Iris Touliatou’s Open Door Policy

At Grazer Kunstverein, the artist reveals the institution as a sum of its dependent parts

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BY Olamiju Fajemisin in EU Reviews , Exhibition Reviews | 27 JUL 22

The doors of the Grazer Kunstverein are flung wide open, and the entrance fee has been waived. Per the list of works, untitled (lungs) (2022) simply comprises ‘multiple entrances, permanently open doors’. Altogether, there are six separate ways to enter Iris Touliatou’s solo exhibition ‘appendage’ – a disproportionate number given the institution’s relatively small size. With each entryway leading to a different part of the space, this architectural intervention requires visitors to continuously move between inside and outside, performing the notion of the appendage as a structural, as well as a conceptual, device. The etymology of the word is explored in depth throughout the show, including in the accompanying catalogue, where Grazer Kunstverein artistic director Tom Engels looks at the preface as an appendage of literature, writing that it ‘trembles between context and pleasure […] in the shadow of its counterpart’.

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Iris Touliatou, untitled (diversion) ​​​​​(detail), 2022, installation view. Courtesy: the artist and Grazer Kunstverein; photo: kunst-dokumentation.com

appendage (2022) is also the title of a work on which the artist and institution have collaborated, which relocates the Kunstverein’s main entrance to a narrow passageway. Rather than enter as usual from the busy main street, visitors must slip between buildings to reach a quiet courtyard where a fountain babbles and echoes, each space functioning like an antechamber to the next. On the floor of the first exhibition space, light smatterings of pinkish papery fluff gather in corners; the material stirs and buffs around when agitated by passing footsteps or a breeze from outside. untitled (sweet and low) (2022) is the resulting debris from shredding the red and white stationery of the institution’s former administration, rendering mute its function as a communicative tool. Beyond this, the room appears largely empty. It’s easy to overlook a wall-mounted Black Olympia phone and a signed member participation agreement behind glass. Both form part of untitled (diversion) (2022), the latter element stating that participating Grazer Kunstverein members’ missed calls be redirected to the institution’s landline. Confusing public and private spheres, the work disrupts the landline’s administrative purpose. More literally, with Touliatou’s treatment, the objects seem to recede into the bare walls of the institution, as if part of its architecture – literal appendages of bureaucracy.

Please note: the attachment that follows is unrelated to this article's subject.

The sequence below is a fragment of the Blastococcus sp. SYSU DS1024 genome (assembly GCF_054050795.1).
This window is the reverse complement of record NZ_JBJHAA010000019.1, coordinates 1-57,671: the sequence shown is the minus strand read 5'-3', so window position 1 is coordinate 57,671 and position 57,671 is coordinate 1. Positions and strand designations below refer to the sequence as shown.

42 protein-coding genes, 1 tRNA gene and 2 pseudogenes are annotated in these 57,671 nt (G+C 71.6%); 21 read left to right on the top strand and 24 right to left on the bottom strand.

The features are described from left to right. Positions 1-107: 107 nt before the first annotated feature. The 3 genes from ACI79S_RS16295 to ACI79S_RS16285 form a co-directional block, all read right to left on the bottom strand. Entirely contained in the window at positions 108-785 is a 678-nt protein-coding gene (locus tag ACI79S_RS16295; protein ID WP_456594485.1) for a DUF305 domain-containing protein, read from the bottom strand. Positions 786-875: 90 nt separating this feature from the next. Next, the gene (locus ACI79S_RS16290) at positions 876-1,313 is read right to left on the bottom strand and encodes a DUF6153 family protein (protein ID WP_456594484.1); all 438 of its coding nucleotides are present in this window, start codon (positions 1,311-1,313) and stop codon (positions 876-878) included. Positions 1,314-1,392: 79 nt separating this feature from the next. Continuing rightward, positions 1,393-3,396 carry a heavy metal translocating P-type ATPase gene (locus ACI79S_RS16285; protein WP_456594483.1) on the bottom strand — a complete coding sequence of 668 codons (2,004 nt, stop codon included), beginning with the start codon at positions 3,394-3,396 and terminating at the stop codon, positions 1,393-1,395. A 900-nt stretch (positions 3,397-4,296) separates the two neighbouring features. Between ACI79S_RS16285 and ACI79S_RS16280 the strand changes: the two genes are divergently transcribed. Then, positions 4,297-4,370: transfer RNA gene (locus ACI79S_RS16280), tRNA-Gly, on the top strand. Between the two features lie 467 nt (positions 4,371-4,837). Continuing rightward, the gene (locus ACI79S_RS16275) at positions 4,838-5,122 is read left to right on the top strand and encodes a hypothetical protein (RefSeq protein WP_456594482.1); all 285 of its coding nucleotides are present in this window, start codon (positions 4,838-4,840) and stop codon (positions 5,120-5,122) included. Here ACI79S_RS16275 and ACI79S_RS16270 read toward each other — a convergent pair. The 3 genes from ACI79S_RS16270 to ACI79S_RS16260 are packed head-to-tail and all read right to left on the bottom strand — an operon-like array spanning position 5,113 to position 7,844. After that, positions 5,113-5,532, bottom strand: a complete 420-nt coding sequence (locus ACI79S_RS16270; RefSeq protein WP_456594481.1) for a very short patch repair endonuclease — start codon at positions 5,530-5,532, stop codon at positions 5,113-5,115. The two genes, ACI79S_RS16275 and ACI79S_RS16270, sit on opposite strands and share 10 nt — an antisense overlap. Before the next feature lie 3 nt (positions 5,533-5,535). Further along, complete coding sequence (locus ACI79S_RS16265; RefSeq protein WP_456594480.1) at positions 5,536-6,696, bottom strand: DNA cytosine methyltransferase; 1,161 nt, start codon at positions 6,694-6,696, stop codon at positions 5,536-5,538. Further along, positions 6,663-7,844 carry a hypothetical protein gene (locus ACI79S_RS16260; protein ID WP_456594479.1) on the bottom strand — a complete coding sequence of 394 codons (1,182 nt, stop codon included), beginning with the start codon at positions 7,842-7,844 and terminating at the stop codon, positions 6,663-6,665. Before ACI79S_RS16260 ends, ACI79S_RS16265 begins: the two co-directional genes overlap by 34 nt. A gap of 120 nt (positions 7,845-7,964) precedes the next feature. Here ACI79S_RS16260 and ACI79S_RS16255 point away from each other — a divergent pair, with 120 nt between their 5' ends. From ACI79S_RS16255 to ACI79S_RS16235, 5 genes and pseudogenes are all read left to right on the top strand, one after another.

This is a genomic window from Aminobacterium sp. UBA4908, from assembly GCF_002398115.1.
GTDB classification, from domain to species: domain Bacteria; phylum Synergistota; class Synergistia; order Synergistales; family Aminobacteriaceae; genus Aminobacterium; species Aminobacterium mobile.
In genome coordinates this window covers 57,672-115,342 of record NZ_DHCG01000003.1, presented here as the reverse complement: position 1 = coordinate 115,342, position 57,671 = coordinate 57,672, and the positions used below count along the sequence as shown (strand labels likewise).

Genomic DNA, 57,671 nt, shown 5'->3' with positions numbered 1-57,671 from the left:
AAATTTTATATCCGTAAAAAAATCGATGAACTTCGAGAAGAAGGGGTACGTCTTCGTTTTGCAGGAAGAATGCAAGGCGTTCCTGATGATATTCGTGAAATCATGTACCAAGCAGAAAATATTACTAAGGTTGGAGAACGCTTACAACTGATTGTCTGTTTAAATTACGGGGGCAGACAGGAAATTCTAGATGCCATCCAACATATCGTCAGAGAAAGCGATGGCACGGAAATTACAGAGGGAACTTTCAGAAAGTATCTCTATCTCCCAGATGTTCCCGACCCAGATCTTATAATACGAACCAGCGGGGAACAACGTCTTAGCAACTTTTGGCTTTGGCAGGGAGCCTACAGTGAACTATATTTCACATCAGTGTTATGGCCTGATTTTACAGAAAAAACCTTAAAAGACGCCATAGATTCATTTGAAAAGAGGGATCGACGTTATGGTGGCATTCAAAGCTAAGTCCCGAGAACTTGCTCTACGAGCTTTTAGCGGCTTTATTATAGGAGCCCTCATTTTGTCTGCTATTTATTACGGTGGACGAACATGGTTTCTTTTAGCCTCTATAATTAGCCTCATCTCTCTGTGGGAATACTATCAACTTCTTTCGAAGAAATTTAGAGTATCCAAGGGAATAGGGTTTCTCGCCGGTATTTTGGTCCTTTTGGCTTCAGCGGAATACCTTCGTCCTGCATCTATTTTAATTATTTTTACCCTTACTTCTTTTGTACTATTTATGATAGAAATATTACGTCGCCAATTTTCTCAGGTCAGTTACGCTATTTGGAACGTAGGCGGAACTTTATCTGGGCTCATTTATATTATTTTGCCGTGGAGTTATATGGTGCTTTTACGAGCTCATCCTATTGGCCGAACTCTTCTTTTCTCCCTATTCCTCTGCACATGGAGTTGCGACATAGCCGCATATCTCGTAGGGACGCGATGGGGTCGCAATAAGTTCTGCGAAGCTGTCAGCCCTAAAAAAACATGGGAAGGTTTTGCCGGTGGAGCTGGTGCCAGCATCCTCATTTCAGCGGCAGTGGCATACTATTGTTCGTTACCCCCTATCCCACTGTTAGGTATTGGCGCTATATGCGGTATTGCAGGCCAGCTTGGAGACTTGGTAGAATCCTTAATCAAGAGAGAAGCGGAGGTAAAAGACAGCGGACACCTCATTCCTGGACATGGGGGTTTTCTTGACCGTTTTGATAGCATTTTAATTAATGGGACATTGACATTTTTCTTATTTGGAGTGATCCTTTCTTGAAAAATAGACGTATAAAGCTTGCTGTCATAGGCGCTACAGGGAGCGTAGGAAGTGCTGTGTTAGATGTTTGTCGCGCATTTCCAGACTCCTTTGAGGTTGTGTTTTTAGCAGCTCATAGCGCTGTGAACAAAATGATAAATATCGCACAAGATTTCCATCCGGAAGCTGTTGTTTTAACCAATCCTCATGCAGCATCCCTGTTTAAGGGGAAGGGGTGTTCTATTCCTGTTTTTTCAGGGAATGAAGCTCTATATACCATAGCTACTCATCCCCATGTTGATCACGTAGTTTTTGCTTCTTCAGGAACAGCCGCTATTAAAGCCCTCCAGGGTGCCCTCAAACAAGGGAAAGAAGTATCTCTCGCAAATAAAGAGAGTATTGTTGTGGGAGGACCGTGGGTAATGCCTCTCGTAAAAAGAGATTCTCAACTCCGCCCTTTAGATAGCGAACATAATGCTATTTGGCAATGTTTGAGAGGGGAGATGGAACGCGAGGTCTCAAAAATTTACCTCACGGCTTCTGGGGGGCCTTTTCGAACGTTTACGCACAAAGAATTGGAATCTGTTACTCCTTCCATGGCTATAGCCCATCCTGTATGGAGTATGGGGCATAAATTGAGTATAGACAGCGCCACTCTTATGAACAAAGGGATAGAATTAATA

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Iris Touliatou, ‘apendage’, 2022, exhibition view, Grazer Kunstverein. Courtesy: the artist and Grazer Kunstverein; photograph: kunst-dokumentation.com

For untitled (oral) (2022), Touliatou diverts the building’s water supply through a snaking network of slightly elevated stainless-steel pipes connected to eleven drinking fountains. Originally designed for use in hospitals or schools, the fountains spurt ice-cold water when activated – a welcome refreshment during the summer heatwave – and hum as they adjust their temperature. The performance of Touliatou’s score reveals what theorist Lauren Berlant, in The Queen of America Goes to Washington City (1993), identified as an ‘intimate public sphere’ – a fleeting, collective affinity triggered by overlapping, affective components of political, economic and social life. Avoiding formal predictability, Touliatou realizes works wrought with tension by removing objects from their usual contexts, thus interrupting their interpretation. For instance, untitled (still not over you) (2017–ongoing) comprises repurposed lighting fixtures while untitled (placeholder) (2022) is a sculptural intervention made of MDF floorboards: the materials for both works were gathered from bankrupted businesses and empty office buildings in Athens, the artist’s hometown, which were deserted following the Greek financial crisis of 2009.

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Various artists, In Tongues​​​​​, 2022, installation view. Courtesy: Grazer Kunstverein; photo: kunst-dokumentation.com

In an inconspicuous back room – the director’s office – a collaborative sound programme, In Tongues (2022) featuring contributions by Eduardo Costa, Lutz Bacher, Alison Knowles, Hannah Weiner and Eleni Poulou, is hosted aloud, upending the usual privacy of such a space. By slightly adjusting and diverting ubiquitous services, such as water supply or landline access, Touliatou stretches the sanctity of certain public and private socialized attachments. The resulting distortion reveals the institution as a sum of dependent, specific parts, an insecure place easily undermined by gestural intervention, less permanent than we might imagine.

Iris Touliatou’s ‘appendage’ is on view at Grazer Kunstverein until 27 August 2022.

Main image: Iris Touliatou, ‘apendage’, 2022, exhibition view, Grazer Kunstverein. Courtesy: the artist and Grazer Kunstverein; photograph: kunst-dokumentation.com

Olamiju Fajemisin is a writer based in London, UK.

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